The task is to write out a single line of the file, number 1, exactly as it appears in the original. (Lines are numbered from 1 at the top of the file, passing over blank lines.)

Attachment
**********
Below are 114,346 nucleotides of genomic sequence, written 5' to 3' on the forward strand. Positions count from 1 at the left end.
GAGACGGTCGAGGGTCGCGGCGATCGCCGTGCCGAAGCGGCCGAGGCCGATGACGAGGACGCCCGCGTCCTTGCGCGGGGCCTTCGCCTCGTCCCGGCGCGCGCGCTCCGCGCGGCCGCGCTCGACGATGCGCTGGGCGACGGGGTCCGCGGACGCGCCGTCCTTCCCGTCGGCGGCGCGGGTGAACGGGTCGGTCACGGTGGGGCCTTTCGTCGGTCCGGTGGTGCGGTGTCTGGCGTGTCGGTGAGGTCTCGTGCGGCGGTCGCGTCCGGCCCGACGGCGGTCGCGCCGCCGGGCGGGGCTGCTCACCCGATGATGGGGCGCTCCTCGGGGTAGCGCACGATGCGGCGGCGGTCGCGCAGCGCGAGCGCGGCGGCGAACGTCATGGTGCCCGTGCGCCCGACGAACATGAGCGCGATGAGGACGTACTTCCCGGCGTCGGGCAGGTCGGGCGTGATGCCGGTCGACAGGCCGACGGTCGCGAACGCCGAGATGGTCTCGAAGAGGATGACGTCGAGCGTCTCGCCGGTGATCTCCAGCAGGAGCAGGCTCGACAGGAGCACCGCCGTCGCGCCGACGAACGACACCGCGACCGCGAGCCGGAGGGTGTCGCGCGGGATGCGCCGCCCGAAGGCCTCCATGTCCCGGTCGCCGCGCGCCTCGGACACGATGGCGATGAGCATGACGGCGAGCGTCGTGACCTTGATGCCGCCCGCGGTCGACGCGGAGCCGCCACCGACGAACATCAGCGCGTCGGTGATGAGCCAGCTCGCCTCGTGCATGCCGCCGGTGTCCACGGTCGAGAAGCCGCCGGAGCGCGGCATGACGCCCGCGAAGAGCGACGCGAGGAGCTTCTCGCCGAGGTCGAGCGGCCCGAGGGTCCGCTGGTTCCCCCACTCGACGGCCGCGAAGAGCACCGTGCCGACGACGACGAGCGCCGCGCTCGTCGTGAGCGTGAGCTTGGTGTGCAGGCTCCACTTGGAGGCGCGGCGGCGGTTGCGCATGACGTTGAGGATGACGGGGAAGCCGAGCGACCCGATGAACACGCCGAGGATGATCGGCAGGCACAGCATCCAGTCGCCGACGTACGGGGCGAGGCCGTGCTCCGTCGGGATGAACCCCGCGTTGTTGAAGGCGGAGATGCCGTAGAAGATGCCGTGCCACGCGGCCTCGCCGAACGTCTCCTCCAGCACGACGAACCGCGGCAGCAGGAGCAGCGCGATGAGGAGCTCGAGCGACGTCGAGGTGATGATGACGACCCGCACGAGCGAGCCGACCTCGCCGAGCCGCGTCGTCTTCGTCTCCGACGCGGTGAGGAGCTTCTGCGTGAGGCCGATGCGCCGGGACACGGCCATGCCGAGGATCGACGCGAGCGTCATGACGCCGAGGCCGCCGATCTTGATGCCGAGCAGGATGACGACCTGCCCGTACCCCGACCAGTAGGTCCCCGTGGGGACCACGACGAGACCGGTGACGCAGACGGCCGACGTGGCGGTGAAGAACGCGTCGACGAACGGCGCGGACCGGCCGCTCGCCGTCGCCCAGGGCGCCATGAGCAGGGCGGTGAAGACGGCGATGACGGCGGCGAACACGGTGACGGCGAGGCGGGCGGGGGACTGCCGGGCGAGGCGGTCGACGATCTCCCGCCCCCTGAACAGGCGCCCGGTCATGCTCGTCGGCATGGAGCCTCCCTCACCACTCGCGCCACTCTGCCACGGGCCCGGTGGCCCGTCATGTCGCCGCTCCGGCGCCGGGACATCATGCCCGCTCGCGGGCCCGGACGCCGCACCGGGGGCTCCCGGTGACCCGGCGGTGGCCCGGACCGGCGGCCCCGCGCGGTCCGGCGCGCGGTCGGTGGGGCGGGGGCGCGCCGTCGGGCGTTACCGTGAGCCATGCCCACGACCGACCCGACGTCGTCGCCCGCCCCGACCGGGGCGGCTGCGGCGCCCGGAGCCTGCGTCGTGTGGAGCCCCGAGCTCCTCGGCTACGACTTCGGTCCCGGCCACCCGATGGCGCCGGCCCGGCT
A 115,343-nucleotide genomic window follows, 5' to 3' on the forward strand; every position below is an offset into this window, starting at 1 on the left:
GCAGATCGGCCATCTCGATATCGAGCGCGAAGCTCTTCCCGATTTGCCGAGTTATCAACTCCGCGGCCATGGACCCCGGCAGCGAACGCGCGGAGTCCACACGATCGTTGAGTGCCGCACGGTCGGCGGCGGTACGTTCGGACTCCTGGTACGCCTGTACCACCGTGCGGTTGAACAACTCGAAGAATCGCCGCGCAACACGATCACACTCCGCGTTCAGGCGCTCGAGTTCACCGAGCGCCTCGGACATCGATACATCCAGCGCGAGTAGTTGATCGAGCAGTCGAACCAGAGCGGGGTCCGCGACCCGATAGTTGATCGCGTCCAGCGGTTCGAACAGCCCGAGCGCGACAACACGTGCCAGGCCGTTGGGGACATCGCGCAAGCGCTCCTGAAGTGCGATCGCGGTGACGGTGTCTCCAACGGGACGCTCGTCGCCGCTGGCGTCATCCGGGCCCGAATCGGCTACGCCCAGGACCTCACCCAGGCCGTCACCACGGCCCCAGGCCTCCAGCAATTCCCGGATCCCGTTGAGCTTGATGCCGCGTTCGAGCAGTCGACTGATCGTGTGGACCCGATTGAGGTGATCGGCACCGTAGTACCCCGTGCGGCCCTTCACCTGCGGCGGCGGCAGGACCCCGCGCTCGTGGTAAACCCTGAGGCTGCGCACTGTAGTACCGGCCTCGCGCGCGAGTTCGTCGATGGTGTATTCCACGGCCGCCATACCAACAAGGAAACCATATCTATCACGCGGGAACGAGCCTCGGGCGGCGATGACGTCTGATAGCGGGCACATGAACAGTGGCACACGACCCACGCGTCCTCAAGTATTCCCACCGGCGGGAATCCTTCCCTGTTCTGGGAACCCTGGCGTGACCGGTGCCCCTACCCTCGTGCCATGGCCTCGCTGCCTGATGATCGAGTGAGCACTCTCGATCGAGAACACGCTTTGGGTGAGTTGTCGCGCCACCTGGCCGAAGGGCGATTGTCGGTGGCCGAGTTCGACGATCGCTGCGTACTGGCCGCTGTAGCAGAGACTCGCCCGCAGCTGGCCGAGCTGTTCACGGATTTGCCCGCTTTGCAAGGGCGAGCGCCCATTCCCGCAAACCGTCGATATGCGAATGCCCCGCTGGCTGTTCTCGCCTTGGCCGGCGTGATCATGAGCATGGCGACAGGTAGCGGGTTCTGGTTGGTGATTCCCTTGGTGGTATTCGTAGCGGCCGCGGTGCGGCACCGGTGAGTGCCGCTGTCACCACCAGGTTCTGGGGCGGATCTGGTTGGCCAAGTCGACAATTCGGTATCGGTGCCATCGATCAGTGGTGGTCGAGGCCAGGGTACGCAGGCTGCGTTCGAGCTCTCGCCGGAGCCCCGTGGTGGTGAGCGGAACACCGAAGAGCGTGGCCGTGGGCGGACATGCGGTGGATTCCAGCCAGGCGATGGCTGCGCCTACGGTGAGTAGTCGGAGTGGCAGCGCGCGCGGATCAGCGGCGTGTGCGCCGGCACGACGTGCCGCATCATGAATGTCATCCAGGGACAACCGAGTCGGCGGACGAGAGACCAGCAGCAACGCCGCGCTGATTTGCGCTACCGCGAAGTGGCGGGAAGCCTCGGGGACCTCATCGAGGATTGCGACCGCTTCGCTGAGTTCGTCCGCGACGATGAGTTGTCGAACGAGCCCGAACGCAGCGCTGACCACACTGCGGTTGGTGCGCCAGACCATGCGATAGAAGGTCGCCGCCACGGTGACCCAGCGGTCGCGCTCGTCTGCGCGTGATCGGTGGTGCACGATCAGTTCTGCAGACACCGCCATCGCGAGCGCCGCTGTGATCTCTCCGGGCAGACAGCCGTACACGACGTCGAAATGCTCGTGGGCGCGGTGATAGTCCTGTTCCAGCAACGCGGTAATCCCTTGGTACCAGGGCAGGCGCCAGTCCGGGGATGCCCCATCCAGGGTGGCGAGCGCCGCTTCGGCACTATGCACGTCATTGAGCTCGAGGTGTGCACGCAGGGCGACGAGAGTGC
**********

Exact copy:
Below are 114,346 nucleotides of genomic sequence, written 5' to 3' on the forward strand. Positions count from 1 at the left end.